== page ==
How Liquid Death Became A Mainstream Success

Do you find water dull? It's obviously healthy and essential, but conventional wisdom would tell us it's the blandest, most neutral beverage there is. Yet, one look at the Hydro Homies on Reddit shows us that social-media-savvy millennials and zoomers can unironically appreciate the stuff. Not all water is the same, though, and neither are the containers it comes in.

Take bottled water, for example. Bottled drinks date back over a century, per National Geographic, originally filling the forms of glass and steel before switching over to aluminum cans. Then, in the '70s, a plastic that wouldn't taint its liquid contents with chemicals finally emerged, and the plastic water bottle was born. It was easy to carry, safe to drink from, and even recyclable, but the perception of bottled water quickly changed. Plastic water bottles are now widely associated with waste and pollution. Some are trying to ensure the containers become as efficiently and frequently recycled as possible, but others are simply swearing off the stuff.

Could canned water be the replacement for bottled water once more? Again, "canned water" doesn't sound too exciting at first glance, but perhaps there's a way to make it more appealing. La Croix does so with flavors and carbonation. Then, there's also Beaver Water, which seeks to simultaneously empower women and have fun with the double entendre implied by its name, per Adweek. In a somewhat similar marketing vein, there's also the fatal-sounding Liquid Death. Now that's impactful!

What is Liquid Death?

Don't worry, this drink won't actually kill you. Liquid Death and its canned water is here instead to "murder your thirst" with purified mineral water from deep underground. Liquid Death offers plain old Mountain Water and Sparkling Water plus flavored varieties like Berry It Alive, Mango Chainsaw, and Severed Lime. The company also wants to bring "death to plastic," purporting that unlike plastic — which mostly ends up in landfills due to the price associated with recycling it — aluminum is endlessly recyclable. It's a bold claim, but the business has got some stats (75% of all aluminum made since 1888 is still in use) and an even bolder name to match. The venture also puts its money where its mouth is by giving some of its profits to eco-friendly nonprofit organizations.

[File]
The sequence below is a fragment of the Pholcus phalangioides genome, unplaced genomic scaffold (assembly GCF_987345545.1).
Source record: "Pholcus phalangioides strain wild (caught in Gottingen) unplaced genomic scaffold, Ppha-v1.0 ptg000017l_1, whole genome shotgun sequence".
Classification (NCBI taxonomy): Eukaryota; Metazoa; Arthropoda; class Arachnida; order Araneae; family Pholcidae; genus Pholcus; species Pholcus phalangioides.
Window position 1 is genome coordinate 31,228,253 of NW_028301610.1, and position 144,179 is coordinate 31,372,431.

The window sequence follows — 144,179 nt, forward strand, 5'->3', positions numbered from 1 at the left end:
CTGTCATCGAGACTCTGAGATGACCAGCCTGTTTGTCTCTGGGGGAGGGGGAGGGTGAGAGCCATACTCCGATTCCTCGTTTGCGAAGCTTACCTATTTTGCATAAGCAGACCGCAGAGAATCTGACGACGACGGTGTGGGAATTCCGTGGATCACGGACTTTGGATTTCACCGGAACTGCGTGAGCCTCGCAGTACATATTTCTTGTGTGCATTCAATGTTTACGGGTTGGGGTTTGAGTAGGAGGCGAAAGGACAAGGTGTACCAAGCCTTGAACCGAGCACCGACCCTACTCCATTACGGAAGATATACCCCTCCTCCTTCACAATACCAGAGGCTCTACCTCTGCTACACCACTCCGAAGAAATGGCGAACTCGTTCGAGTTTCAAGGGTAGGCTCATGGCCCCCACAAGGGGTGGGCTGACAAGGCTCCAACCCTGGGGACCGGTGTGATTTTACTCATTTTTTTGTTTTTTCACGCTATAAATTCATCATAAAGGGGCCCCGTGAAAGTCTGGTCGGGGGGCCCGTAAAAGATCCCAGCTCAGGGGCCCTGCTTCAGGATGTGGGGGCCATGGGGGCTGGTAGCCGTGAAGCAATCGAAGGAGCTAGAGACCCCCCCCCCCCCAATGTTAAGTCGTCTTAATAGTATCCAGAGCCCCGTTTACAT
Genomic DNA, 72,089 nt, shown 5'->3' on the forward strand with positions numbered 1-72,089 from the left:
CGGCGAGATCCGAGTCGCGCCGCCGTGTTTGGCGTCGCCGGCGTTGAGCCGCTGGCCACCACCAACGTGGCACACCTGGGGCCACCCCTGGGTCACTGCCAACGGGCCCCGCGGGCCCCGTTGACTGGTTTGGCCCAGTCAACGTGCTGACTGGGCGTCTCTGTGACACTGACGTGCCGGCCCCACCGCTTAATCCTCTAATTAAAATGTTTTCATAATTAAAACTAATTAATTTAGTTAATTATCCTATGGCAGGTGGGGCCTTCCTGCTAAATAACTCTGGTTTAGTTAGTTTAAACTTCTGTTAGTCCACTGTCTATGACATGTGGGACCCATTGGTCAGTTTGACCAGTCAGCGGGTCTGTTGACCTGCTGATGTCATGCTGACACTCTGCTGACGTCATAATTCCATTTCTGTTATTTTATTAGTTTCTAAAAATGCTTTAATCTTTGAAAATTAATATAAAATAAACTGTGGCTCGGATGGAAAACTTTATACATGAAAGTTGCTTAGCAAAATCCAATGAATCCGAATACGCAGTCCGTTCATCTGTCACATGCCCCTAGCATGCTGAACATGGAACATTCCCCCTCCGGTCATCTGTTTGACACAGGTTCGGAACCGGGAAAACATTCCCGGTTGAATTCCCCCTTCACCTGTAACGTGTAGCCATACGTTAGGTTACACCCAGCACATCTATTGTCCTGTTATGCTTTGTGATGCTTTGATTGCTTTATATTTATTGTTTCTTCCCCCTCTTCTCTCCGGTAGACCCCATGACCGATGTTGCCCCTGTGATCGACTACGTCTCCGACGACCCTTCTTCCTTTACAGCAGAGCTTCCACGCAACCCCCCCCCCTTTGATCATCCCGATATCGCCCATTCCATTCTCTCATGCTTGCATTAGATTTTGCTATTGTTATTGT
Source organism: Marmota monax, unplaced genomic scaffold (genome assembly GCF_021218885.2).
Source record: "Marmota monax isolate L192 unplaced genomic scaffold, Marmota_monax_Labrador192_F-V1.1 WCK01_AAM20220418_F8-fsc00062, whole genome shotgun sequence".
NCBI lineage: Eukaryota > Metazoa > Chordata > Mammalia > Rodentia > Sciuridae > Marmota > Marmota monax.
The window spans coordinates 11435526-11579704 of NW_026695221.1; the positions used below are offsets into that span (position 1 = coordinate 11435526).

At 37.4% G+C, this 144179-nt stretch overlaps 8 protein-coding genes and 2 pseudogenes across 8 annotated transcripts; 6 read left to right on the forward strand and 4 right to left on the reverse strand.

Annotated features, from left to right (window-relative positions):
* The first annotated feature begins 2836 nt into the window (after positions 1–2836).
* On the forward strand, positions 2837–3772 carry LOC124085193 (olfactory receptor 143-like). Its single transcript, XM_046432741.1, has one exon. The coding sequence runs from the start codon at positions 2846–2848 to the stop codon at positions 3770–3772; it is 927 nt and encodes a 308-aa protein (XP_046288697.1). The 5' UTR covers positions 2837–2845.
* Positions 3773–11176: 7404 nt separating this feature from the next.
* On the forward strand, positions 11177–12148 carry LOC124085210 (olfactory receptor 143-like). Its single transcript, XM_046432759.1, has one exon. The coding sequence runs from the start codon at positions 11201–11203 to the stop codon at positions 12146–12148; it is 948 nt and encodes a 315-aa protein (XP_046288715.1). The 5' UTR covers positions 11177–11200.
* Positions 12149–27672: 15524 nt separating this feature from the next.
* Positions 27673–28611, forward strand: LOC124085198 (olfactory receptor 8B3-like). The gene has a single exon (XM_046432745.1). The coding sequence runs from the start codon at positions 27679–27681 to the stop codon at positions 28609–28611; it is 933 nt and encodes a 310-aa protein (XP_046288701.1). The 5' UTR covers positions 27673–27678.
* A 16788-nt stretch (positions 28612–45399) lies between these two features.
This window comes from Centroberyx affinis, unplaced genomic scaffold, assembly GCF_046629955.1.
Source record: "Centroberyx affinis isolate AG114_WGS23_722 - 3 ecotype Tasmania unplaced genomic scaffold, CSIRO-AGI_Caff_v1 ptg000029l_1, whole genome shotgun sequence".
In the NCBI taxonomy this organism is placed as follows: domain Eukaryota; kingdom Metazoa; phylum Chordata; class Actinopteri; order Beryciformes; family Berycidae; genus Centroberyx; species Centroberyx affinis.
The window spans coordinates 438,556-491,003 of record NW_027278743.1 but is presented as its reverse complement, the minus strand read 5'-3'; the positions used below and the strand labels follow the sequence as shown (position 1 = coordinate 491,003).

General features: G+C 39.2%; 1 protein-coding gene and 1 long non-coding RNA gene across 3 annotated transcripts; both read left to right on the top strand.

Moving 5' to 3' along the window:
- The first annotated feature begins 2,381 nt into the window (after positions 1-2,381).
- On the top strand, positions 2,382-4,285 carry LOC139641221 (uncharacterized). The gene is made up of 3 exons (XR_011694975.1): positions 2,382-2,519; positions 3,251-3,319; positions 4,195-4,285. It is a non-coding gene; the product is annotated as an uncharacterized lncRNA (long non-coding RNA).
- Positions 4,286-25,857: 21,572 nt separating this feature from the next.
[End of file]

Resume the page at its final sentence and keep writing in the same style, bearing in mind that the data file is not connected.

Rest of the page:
Where did such an idea come from? Per Los Angeles Magazine, the founder, Mike Cessario, is an art-college graduate with experience at L.A. ad agencies. He had also once been a heavy metal and punk rock musician. As such, in the 2010s, he recognized there was untapped potential for canned water to be marketed at nonconformists in the same edgy way as energy drinks and craft beers. So, Cessario came up with the most ridiculous name he could imagine — as reported by CNBC – and then searched for investors. Unfortunately, they weren't buying it. Cessario was informed no retailer would stock something with the word "death" in its title. They were dead wrong.

Liquid Death went viral

Mike Cessario's canned water brand is modern in more ways than one. After making a 3D rendering of his imagined product and shooting a low-budget commercial, Cessario tried to pass off Liquid Death as a finished product on Facebook (via CNBC). The video racked up millions of views, and the page surpassed Aquafina in Facebook followers. Commenters yearned to try Liquid Death, and real distributors tried to order a product that didn't even exist yet. That got investors on board.

According to Eater, when Liquid Death launched in 2019, bars, liquor stores, and tattoo parlors first eagerly sold the stuff, then concert promoters and music festivals joined in, too. Thus, artists, partiers, and skaters sampled it. By the 2020s, even mainstream retailers like 7-Eleven, Sam's Club, and Whole Foods were selling Liquid Death, and so, less-than-hip people like soccer moms got in on the fun, as well.

There are also Liquid Death detractors, however. Some claim that it's gimmicky, laughable, or toxically masculine. The fact that Liquid Death sells merch like candles, koozies, rings, shirts, and watches sort of supports the idea that the brand is mostly a marketing stunt. Similarly, its Timewaster 5000 webpage features celebrity cameos from the likes of Steve-O, Tony Hawk, and Wiz Khalifa. Still, it's hard to argue with a venture making over a hundred million dollars in annual sales! "At the end of the day," Cessario admitted to CNBC, "we're really creating an entertainment company and a water company."